President Woodrow Wilson’s idealism was also illustrated by unceremoniously kicking Britain out of Venezuela when its rich oil deposits were discovered. President Franklin D. Roosevelt did the same in Saudi Arabia a few years later.


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New nationalism

When the US picked up the mantle of imperial violence in 1945, the pattern continued, much as the Foreign Office anticipated. 

One of the first acts was to ensure that “our little region over here” understood the rules-based international order that the new hegemon was imposing. 

The State Department was concerned by the rise of the new “nationalism”, which held that “the first beneficiaries of the development of a country’s resources should be the people of that country,” an intolerable violation of the rules.

“The British model was pursued elsewhere by the US, also leaving a trail of destruction and misery.”

An Economic Charter was imposed by the US on the region that barred such deviation from sound economics, since enforced by bloody means, becoming a horrifying plague from Kennedy through Reagan. 

The British model was pursued elsewhere by the US, also leaving a trail of destruction and misery, which continues up to the present. Always of course with the best of intentions, and graced by intellectuals who praised the “noble phase” of US policy with its “saintly glow” (New York Review, September 1997) as it murdered and destroyed. 

This, again, followed the British model, as well as France, and other great benefactors of the human race.


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Threat to freedom

In the 17th century, Britain pioneered a very limited form of modern democracy. That was followed, a century later, after a bitter struggle, by the establishment of the first free country of free men: in Haiti, where it was soon demolished by imperial force and never permitted to recover.

Another limited democratic revolution took place in the former British colonies in North America. This was stifled, however, as the Framers carried out a coup against democracy: The Framers’ Coup, to borrow the title of Michael Klarman’s study of the making of the US Constitution, the gold standard of scholarship. 

As a means to induce the recalcitrant population to accept the coup, ten amendments were added, the Bill of Rights. The first Amendment barred Congress from passing any law “abridging the freedom of speech, or of the press.” Though that is a weak protection, it was a big step forward by the standards of the day.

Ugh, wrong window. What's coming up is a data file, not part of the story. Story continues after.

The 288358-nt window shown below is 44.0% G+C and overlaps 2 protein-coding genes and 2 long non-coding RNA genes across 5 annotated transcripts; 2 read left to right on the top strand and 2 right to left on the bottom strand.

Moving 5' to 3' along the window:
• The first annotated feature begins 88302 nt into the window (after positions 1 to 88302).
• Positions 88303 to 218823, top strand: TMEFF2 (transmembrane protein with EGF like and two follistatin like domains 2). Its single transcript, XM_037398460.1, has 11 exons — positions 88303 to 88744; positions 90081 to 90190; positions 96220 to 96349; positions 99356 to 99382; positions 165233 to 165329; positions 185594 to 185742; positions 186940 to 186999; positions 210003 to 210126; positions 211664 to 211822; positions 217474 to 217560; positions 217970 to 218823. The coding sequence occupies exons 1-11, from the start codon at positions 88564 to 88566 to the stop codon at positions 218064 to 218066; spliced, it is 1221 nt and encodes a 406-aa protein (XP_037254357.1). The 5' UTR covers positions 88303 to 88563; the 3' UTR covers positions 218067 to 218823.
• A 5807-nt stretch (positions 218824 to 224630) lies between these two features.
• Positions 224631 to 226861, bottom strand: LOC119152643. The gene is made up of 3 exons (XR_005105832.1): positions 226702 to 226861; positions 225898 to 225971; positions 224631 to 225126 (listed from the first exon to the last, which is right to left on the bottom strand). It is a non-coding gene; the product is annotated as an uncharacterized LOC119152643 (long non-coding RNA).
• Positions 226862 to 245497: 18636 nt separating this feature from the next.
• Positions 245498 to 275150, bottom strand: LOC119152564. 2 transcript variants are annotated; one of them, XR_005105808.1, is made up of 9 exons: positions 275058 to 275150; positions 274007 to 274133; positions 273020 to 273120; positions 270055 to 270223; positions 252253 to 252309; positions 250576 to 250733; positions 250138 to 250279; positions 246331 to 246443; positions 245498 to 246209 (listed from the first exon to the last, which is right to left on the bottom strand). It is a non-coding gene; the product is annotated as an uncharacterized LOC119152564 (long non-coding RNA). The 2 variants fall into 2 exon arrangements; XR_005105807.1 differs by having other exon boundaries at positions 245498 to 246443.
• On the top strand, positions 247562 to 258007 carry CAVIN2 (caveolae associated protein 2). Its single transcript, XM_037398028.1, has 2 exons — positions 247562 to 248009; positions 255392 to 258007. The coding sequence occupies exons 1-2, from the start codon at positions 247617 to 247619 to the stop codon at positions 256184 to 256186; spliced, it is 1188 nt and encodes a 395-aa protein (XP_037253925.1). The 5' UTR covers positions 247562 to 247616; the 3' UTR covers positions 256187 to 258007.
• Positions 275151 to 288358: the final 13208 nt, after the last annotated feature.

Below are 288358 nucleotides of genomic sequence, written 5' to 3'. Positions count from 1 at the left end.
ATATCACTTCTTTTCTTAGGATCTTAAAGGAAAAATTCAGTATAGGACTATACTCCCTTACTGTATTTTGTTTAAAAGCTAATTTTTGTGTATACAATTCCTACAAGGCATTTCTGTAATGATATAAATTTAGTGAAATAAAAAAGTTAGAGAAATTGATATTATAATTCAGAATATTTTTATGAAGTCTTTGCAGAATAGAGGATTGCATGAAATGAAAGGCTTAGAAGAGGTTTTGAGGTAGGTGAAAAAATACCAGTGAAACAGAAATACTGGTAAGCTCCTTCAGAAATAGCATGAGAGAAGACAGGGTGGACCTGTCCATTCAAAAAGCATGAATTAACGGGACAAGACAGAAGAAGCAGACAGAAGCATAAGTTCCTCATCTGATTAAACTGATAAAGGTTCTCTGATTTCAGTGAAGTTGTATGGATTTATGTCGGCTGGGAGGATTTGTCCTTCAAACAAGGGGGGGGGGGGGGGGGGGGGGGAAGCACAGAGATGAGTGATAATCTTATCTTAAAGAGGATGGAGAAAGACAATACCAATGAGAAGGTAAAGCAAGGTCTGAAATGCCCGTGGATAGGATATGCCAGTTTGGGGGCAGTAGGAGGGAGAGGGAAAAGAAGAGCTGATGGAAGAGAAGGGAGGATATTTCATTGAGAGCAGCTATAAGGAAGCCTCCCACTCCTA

But the major steps towards establishment of robust protection for freedom of speech and press took place in the twentieth century: first in Supreme Court dissents, then eventually in its decisions in the 1960s in the context of the Civil Rights movement. 

“The major steps towards establishment of robust protection for freedom of speech and press took place in the twentieth century.”

The 1964 New York Times v Sullivan decision, which is now under threat by the ultra-reactionary Roberts Court, restricted the grounds on which public officials can sue for defamation. 

Five years later, in Brandenburg v Ohio, the Court established that speech advocating illegal conduct is protected under the First Amendment unless the speech is likely to incite “imminent lawless action”. This protection is unparalleled to my knowledge, and, in my view at least, appropriate.

Law and practice are, of course, different matters. In Britain, the scandalous libel laws are one notorious example of severe infringement on freedom of speech.

The vast gap between law and practice is illustrated by the Assange case. Here Britain, adopting its usual role of “junior partner,” has been savagely supporting the effort of the inheritors of the Framers to infringe radically on freedom of the press. The media response has ranged from tepid to cowardly.

The precedent is all too clear. If the states that claim, with some justice, to be in the forefront of defence of freedom are granted licence to crush it when it interferes with state power and violence, the limited freedoms that have been won by popular struggle suffer a severe blow everywhere.